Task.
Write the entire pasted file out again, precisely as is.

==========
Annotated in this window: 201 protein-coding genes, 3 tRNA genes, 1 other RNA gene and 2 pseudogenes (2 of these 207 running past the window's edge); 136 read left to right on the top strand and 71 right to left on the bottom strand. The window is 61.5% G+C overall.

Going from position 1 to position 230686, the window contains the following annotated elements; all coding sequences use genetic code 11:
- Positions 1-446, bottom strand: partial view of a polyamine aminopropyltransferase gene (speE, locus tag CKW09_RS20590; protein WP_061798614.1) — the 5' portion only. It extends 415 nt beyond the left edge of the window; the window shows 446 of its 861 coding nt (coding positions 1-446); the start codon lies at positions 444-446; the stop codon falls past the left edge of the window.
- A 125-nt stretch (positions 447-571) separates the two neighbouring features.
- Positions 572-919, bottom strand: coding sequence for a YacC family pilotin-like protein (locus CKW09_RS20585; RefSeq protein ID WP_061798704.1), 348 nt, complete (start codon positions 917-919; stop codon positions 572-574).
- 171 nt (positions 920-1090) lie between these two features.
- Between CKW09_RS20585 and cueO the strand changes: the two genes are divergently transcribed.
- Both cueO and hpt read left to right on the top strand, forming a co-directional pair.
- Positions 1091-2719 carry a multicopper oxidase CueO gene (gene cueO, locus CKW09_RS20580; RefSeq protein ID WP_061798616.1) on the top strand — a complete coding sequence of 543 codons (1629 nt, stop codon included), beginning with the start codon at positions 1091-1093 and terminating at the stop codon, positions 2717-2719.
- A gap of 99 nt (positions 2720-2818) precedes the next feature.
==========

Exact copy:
Annotated in this window: 201 protein-coding genes, 3 tRNA genes, 1 other RNA gene and 2 pseudogenes (2 of these 207 running past the window's edge); 136 read left to right on the top strand and 71 right to left on the bottom strand. The window is 61.5% G+C overall.

Going from position 1 to position 230686, the window contains the following annotated elements; all coding sequences use genetic code 11:
- Positions 1-446, bottom strand: partial view of a polyamine aminopropyltransferase gene (speE, locus tag CKW09_RS20590; protein WP_061798614.1) — the 5' portion only. It extends 415 nt beyond the left edge of the window; the window shows 446 of its 861 coding nt (coding positions 1-446); the start codon lies at positions 444-446; the stop codon falls past the left edge of the window.
- A 125-nt stretch (positions 447-571) separates the two neighbouring features.
- Positions 572-919, bottom strand: coding sequence for a YacC family pilotin-like protein (locus CKW09_RS20585; RefSeq protein ID WP_061798704.1), 348 nt, complete (start codon positions 917-919; stop codon positions 572-574).
- 171 nt (positions 920-1090) lie between these two features.
- Between CKW09_RS20585 and cueO the strand changes: the two genes are divergently transcribed.
- Both cueO and hpt read left to right on the top strand, forming a co-directional pair.
- Positions 1091-2719 carry a multicopper oxidase CueO gene (gene cueO, locus CKW09_RS20580; RefSeq protein ID WP_061798616.1) on the top strand — a complete coding sequence of 543 codons (1629 nt, stop codon included), beginning with the start codon at positions 1091-1093 and terminating at the stop codon, positions 2717-2719.
- A gap of 99 nt (positions 2720-2818) precedes the next feature.